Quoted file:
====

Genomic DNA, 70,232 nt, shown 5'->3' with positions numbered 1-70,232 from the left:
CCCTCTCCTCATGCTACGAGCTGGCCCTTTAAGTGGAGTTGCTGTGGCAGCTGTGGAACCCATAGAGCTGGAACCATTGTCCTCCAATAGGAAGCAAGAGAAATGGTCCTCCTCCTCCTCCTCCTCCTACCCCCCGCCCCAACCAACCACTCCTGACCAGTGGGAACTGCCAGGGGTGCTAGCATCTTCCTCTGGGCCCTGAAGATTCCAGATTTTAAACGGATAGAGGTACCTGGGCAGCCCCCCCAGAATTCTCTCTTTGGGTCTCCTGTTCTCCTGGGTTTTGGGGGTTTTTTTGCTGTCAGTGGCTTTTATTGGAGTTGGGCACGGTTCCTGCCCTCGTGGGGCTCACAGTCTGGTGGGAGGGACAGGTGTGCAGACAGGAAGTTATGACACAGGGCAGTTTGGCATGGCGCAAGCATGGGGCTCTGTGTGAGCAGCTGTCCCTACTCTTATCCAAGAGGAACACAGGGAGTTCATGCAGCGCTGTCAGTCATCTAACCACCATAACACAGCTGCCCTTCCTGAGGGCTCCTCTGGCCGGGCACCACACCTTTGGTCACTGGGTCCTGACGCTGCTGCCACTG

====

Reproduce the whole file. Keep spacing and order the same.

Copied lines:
Genomic DNA, 70,232 nt, shown 5'->3' with positions numbered 1-70,232 from the left:
CCCTCTCCTCATGCTACGAGCTGGCCCTTTAAGTGGAGTTGCTGTGGCAGCTGTGGAACCCATAGAGCTGGAACCATTGTCCTCCAATAGGAAGCAAGAGAAATGGTCCTCCTCCTCCTCCTCCTCCTACCCCCCGCCCCAACCAACCACTCCTGACCAGTGGGAACTGCCAGGGGTGCTAGCATCTTCCTCTGGGCCCTGAAGATTCCAGATTTTAAACGGATAGAGGTACCTGGGCAGCCCCCCCAGAATTCTCTCTTTGGGTCTCCTGTTCTCCTGGGTTTTGGGGGTTTTTTTGCTGTCAGTGGCTTTTATTGGAGTTGGGCACGGTTCCTGCCCTCGTGGGGCTCACAGTCTGGTGGGAGGGACAGGTGTGCAGACAGGAAGTTATGACACAGGGCAGTTTGGCATGGCGCAAGCATGGGGCTCTGTGTGAGCAGCTGTCCCTACTCTTATCCAAGAGGAACACAGGGAGTTCATGCAGCGCTGTCAGTCATCTAACCACCATAACACAGCTGCCCTTCCTGAGGGCTCCTCTGGCCGGGCACCACACCTTTGGTCACTGGGTCCTGACGCTGCTGCCACTG